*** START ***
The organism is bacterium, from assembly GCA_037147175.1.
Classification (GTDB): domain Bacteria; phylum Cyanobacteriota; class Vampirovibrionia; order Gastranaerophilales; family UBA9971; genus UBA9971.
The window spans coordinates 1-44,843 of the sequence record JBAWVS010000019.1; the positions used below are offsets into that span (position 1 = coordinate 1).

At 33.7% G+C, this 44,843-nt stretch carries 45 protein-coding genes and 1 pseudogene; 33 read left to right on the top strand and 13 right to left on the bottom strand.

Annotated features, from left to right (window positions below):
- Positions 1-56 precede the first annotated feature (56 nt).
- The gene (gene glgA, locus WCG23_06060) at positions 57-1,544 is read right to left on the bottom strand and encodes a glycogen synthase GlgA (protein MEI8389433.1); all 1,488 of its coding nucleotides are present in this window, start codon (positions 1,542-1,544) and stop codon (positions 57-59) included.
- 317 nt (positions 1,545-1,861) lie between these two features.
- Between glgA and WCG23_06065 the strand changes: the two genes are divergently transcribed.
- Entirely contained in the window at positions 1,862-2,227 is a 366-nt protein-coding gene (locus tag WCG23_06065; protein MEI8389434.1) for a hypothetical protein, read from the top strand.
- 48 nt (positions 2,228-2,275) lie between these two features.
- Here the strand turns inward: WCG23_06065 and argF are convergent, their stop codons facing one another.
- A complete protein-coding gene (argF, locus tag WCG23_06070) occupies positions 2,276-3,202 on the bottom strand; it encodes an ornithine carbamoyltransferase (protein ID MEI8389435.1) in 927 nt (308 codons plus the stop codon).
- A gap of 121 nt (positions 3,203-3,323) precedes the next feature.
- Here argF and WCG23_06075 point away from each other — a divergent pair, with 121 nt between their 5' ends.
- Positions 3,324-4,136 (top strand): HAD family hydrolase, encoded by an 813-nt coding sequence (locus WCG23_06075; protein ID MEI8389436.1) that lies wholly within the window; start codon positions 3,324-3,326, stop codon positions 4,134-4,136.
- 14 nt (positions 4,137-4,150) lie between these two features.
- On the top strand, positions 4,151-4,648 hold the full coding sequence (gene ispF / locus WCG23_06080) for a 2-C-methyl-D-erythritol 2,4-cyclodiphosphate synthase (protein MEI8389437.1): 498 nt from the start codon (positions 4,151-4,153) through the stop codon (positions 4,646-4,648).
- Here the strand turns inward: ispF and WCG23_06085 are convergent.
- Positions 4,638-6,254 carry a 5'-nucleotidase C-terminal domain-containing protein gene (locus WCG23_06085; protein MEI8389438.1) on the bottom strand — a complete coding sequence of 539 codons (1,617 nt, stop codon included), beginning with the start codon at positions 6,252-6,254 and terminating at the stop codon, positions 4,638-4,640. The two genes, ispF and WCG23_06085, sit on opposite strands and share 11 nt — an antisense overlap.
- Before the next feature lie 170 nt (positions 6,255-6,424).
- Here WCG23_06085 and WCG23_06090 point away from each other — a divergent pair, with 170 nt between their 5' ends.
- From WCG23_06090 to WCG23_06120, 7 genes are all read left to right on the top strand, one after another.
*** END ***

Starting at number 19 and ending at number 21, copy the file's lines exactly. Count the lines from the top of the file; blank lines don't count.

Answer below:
- Here the strand turns inward: ispF and WCG23_06085 are convergent.
- Positions 4,638-6,254 carry a 5'-nucleotidase C-terminal domain-containing protein gene (locus WCG23_06085; protein MEI8389438.1) on the bottom strand — a complete coding sequence of 539 codons (1,617 nt, stop codon included), beginning with the start codon at positions 6,252-6,254 and terminating at the stop codon, positions 4,638-4,640. The two genes, ispF and WCG23_06085, sit on opposite strands and share 11 nt — an antisense overlap.
- Before the next feature lie 170 nt (positions 6,255-6,424).